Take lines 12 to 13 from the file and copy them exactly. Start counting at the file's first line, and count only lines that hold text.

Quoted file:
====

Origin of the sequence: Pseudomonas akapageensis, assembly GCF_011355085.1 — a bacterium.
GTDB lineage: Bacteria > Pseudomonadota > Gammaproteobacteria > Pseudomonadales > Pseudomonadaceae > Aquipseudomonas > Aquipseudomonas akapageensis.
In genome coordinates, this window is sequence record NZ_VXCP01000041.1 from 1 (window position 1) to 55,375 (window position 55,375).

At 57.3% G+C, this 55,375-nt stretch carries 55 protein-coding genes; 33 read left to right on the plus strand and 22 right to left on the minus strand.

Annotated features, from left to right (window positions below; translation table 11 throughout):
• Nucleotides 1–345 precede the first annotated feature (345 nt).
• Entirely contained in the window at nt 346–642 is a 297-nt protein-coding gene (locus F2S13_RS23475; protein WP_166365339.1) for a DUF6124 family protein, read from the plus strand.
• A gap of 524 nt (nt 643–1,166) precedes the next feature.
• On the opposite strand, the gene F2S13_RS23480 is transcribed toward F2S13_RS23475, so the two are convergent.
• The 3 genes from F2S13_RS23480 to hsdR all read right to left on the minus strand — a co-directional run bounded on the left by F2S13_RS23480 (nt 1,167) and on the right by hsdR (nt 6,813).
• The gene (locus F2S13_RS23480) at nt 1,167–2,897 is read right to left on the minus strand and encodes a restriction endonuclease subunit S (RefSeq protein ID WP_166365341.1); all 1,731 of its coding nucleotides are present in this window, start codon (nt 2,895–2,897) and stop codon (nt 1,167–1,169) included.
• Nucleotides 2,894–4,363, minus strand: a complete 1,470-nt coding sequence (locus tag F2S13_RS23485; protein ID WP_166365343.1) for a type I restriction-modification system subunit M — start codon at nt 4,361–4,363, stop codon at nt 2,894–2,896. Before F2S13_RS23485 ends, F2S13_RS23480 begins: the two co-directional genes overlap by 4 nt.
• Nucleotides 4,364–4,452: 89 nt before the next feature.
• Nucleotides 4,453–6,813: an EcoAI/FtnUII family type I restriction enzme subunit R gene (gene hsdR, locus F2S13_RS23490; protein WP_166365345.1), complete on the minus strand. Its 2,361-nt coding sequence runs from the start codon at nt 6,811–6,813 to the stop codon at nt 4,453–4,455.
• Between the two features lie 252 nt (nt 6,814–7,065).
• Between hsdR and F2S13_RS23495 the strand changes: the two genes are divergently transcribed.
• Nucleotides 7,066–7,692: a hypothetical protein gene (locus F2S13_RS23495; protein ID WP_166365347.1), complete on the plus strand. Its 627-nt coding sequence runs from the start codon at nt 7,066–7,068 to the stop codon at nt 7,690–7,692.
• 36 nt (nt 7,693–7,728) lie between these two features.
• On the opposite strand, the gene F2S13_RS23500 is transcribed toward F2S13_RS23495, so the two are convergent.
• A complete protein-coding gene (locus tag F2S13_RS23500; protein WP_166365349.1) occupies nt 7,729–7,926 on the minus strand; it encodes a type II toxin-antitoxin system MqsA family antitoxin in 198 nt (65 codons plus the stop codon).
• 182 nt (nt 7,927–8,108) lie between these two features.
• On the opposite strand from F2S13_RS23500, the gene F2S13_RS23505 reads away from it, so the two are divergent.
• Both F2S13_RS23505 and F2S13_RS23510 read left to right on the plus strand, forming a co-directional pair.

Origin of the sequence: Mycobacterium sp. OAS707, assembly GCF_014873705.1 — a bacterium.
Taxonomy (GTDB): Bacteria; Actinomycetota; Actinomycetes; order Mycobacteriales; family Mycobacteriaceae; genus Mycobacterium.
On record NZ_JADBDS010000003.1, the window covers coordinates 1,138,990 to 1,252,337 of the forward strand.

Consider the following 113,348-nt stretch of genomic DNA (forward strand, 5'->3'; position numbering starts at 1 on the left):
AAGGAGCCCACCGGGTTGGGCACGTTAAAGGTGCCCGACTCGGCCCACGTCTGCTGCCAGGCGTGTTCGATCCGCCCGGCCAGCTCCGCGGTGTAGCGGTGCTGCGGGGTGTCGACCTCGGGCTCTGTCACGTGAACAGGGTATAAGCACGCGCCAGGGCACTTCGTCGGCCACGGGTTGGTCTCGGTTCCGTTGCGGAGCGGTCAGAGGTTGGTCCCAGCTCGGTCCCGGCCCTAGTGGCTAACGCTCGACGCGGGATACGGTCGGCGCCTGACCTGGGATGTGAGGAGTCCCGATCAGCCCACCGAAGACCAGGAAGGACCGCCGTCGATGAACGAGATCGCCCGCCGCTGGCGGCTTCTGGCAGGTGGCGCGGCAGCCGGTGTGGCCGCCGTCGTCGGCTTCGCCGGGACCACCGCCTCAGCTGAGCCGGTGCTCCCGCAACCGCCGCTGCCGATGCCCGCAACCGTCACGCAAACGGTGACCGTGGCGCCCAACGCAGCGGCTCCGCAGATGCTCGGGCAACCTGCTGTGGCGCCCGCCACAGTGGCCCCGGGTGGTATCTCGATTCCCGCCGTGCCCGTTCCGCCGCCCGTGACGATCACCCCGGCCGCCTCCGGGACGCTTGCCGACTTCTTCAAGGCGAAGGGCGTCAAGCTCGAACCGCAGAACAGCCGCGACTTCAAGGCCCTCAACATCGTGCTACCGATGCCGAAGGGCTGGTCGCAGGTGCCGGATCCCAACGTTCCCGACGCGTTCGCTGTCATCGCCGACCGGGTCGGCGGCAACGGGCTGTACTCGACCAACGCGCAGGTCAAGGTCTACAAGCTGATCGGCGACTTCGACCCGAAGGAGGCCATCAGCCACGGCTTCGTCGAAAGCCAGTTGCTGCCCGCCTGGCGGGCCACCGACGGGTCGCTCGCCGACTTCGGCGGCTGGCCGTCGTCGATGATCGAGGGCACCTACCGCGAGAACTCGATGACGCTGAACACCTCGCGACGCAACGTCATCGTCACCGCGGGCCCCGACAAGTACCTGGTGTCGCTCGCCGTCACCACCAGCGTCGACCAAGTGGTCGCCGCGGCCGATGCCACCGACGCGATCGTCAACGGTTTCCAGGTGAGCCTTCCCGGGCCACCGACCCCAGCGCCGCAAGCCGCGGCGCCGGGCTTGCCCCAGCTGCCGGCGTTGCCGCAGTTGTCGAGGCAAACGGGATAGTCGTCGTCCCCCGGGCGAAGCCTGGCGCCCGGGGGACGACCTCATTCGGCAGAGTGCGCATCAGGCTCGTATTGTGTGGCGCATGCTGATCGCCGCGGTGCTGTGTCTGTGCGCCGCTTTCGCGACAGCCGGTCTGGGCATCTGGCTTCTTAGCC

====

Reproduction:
• Nucleotides 2,894–4,363, minus strand: a complete 1,470-nt coding sequence (locus tag F2S13_RS23485; protein ID WP_166365343.1) for a type I restriction-modification system subunit M — start codon at nt 4,361–4,363, stop codon at nt 2,894–2,896. Before F2S13_RS23485 ends, F2S13_RS23480 begins: the two co-directional genes overlap by 4 nt.
• Nucleotides 4,364–4,452: 89 nt before the next feature.